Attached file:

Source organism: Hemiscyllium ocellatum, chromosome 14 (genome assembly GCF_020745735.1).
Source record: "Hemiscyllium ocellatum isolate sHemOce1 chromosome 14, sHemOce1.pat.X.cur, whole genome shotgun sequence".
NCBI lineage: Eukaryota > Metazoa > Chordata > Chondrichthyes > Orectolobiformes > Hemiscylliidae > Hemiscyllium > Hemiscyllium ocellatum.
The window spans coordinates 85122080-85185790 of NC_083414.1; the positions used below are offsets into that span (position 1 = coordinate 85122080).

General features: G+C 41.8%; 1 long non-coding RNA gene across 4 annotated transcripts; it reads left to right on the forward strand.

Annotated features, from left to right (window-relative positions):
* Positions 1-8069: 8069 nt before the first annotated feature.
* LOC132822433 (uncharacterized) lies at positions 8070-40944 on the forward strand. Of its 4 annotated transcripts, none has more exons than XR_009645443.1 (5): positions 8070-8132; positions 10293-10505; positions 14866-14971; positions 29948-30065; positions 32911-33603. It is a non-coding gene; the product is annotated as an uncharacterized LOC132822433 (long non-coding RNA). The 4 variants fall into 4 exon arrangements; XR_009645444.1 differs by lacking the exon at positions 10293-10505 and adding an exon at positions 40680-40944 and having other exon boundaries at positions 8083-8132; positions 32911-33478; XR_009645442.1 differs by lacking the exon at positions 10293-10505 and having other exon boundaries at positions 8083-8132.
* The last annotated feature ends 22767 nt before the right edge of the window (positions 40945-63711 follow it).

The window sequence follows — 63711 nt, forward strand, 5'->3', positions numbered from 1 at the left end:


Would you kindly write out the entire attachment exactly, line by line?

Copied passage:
Source organism: Hemiscyllium ocellatum, chromosome 14 (genome assembly GCF_020745735.1).
Source record: "Hemiscyllium ocellatum isolate sHemOce1 chromosome 14, sHemOce1.pat.X.cur, whole genome shotgun sequence".
NCBI lineage: Eukaryota > Metazoa > Chordata > Chondrichthyes > Orectolobiformes > Hemiscylliidae > Hemiscyllium > Hemiscyllium ocellatum.
The window spans coordinates 85122080-85185790 of NC_083414.1; the positions used below are offsets into that span (position 1 = coordinate 85122080).

General features: G+C 41.8%; 1 long non-coding RNA gene across 4 annotated transcripts; it reads left to right on the forward strand.

Annotated features, from left to right (window-relative positions):
* Positions 1-8069: 8069 nt before the first annotated feature.
* LOC132822433 (uncharacterized) lies at positions 8070-40944 on the forward strand. Of its 4 annotated transcripts, none has more exons than XR_009645443.1 (5): positions 8070-8132; positions 10293-10505; positions 14866-14971; positions 29948-30065; positions 32911-33603. It is a non-coding gene; the product is annotated as an uncharacterized LOC132822433 (long non-coding RNA). The 4 variants fall into 4 exon arrangements; XR_009645444.1 differs by lacking the exon at positions 10293-10505 and adding an exon at positions 40680-40944 and having other exon boundaries at positions 8083-8132; positions 32911-33478; XR_009645442.1 differs by lacking the exon at positions 10293-10505 and having other exon boundaries at positions 8083-8132.
* The last annotated feature ends 22767 nt before the right edge of the window (positions 40945-63711 follow it).

The window sequence follows — 63711 nt, forward strand, 5'->3', positions numbered from 1 at the left end: